Image by Lawrence High School
SimpleTire ships tires to customers’ installers of their choice, places of work, and homes. And now customers can have tires shipped to, and picked up, at any of the nationwide FedEx Offices!
FedEx selected SimpleTire as a partner for this new program as a way to continue extending their pivotal role in the retail revolution with an ecommerce innovator.
This new option provides customers a useful way to receive their tires. Instead of tires being shipped to a home where waiting for a delivery is a hassle, or storage can be an issue, or leaving them on a doorstep might be a security concern, this provides a safe and convenient option.
Many of the 1,799+ nationwide locations FedEx locations are open extended hours and on Sundays. They will hold tires for up to five days until the customer is ready to come by t ...[more]Read More
SimpleTire adds Sean Wilson as Director of Supply Chain to the expanding team. He is working with suppliers to help them maximize the volume of orders SimpleTire sends their way.
Sean started his career in the tire wholesale industry working for Network Tire, and then moved to the retail side, working for United Tire & Service. Responsibilities included sales, brand development, customer service and store support. The skills he honed in those roles are well suited to working with SimpleTire suppliers.
Josh Chalofsky, SimpleTire’s COO, says, “Sean’s understanding of the industry, along with his business talents, are going to be of huge benefit to our supplier network. I am excited to see those relationships grow and expand.”
One particularly important element that Sean is focused on is having the fastest delivery in the industry. To enabl ...[more]Read More
The word “ubiquitous” might have been coined specifically for the Honda Civic. Civics are so common, such an everyday sight that you don’t even notice them anymore…until you actually pay attention and realize that there are a LOT of Honda Civics on the road.
On July 23, 2007, the six millionth Civic rolled off of Honda’s production lines; the Civic was introduced in 1972 and has been through numerous generations and nine separate design iterations along the way. The tiny two-door first-generation Civic couldn’t have come along at a better time; in ’72, the American auto industry was being shaken up by the first oil crunch as the Middle East turned off the spigot. Big, wasteful cars were suddenly on the outs, American companies were scrambling to introduce (very mediocre) small cars, and in no time the ...[more]Read More
Henry Ford wasn’t the first out of the gate with automobiles and the internal-combustion engine – Daimler had a jump on that in the late 19th century – but Ford was definitely the first to see the potential of mass production, mass marketing, and the economy of scale that could make cars affordable for the middle class.
On July 15, 1903, Ford Motor Company took its first order, for an $850 two-cylinder Model A with a “tonneau,” or back seat. Manufactured at Ford’s early Mack Street plant in Detroit, the car was delivered to its new owner, a Chicago dentist, about a week later.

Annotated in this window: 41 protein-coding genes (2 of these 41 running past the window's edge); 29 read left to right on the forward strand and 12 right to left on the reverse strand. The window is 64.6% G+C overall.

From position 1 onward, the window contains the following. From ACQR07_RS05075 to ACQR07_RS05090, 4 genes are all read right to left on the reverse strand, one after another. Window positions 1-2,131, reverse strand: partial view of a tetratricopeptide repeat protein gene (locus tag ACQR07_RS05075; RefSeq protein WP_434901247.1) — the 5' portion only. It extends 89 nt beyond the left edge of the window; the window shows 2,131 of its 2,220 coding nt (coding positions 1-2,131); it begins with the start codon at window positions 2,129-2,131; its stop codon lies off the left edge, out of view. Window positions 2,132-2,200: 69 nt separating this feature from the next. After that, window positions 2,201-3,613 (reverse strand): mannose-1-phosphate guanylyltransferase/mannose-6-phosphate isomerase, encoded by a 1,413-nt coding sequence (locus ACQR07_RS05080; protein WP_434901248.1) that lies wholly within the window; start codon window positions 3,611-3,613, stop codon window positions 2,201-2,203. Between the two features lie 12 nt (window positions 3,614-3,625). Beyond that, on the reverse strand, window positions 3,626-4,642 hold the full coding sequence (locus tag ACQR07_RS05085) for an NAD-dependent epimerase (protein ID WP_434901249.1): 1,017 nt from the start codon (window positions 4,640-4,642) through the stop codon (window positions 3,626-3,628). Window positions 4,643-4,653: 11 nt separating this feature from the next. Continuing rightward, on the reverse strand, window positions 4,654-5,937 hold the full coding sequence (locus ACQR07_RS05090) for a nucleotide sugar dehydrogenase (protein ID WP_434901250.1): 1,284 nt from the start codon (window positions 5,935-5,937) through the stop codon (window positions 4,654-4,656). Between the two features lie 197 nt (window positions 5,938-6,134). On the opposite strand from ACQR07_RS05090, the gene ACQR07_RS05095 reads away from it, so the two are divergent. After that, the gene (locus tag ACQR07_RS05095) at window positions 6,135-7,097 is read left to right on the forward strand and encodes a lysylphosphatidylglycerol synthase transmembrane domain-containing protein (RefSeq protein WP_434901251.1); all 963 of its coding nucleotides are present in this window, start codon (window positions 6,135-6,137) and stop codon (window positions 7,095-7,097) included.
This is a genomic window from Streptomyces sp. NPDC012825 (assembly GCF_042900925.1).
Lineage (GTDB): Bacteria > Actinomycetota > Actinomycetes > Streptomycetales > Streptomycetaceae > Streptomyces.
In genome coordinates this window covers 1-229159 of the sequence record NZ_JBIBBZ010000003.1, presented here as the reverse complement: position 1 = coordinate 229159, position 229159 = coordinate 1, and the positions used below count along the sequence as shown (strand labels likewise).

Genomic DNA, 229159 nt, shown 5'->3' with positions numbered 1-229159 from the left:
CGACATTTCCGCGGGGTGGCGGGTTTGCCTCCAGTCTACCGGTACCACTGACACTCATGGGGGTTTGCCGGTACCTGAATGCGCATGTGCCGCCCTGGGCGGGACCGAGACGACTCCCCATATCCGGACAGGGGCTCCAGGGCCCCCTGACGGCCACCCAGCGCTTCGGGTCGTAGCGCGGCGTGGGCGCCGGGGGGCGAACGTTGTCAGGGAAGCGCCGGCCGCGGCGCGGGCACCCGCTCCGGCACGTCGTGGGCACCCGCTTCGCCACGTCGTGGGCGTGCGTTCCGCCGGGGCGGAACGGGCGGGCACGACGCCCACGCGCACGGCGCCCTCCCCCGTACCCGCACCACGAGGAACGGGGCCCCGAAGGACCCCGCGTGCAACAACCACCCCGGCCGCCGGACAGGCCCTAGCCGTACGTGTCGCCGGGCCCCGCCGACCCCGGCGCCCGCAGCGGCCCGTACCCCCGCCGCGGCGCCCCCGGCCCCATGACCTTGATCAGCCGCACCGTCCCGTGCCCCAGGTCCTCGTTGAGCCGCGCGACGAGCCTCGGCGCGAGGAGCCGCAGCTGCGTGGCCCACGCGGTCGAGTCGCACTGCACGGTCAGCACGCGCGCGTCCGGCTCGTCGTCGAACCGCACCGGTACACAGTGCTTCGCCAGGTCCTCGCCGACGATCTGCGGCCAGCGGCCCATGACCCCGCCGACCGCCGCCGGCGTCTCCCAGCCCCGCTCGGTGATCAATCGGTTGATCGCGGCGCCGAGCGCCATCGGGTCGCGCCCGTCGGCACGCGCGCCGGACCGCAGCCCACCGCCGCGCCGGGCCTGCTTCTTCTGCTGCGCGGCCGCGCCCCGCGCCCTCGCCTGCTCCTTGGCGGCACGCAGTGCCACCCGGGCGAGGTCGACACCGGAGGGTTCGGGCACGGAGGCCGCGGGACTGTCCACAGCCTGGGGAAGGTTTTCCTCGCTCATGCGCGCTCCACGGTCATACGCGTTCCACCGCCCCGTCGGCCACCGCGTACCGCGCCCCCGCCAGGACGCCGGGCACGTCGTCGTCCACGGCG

Ford had been working as chief engineer at Detroit’s Edison Illuminating Company plant when he designed and built his first car, the Quadricycle, in 1896. By 1903, he had lined up the investors and financing to fo ...[more]Read More
Engineer/architect Buckminster Fuller was a true early-20th-century eccentric, perhaps best known for his geodesic dome and semi-prefab Dymaxion House, which could be assembled on-site almost anywhere.
In the 1920s, Fuller began drawing up his Dymaxion Car (the name is a mashup of “dynamic,” “maximum” and “ion”). The first sketches were pure left-field stuff, with a teardrop design, a single tail fin and a third wheel that was intended to lift off the ground at speed. After some redesigns, Fuller set up a production facility for the Dymaxion in an old Locomobile automotive factory in Connecticut. The first Dymaxion was produced on July 12, 1933, with a steel frame and a body made of curved ash wood panels with an aluminum skin and painted canvas roof.
The Dymaxion was projected to to ...[more]Read More
If you’ve ever seen pictures of collisions from the 40s or 50s, you might have been surprised at how well the cars would hold up in a fairly serious accident. Even with collisions at 30 or 40 mph, the cars would look only slightly banged-up…the passengers, on the other hand, usually fared much worse. In those days before ‘crumple zone’ designs, the passengers would be the ones absorbing the energy of an impact. In fact, the prevailing wisdom in those days was that a passenger’s chances were much better if he was “thrown clear” of the wreck.
Today, of course, we know better.
By the mid 50s, padded dashboards were starting to appear in some cars, dashboards were being redesigned to get rid of protruding knobs and switches, safety glass was improving and so ...[more]Read More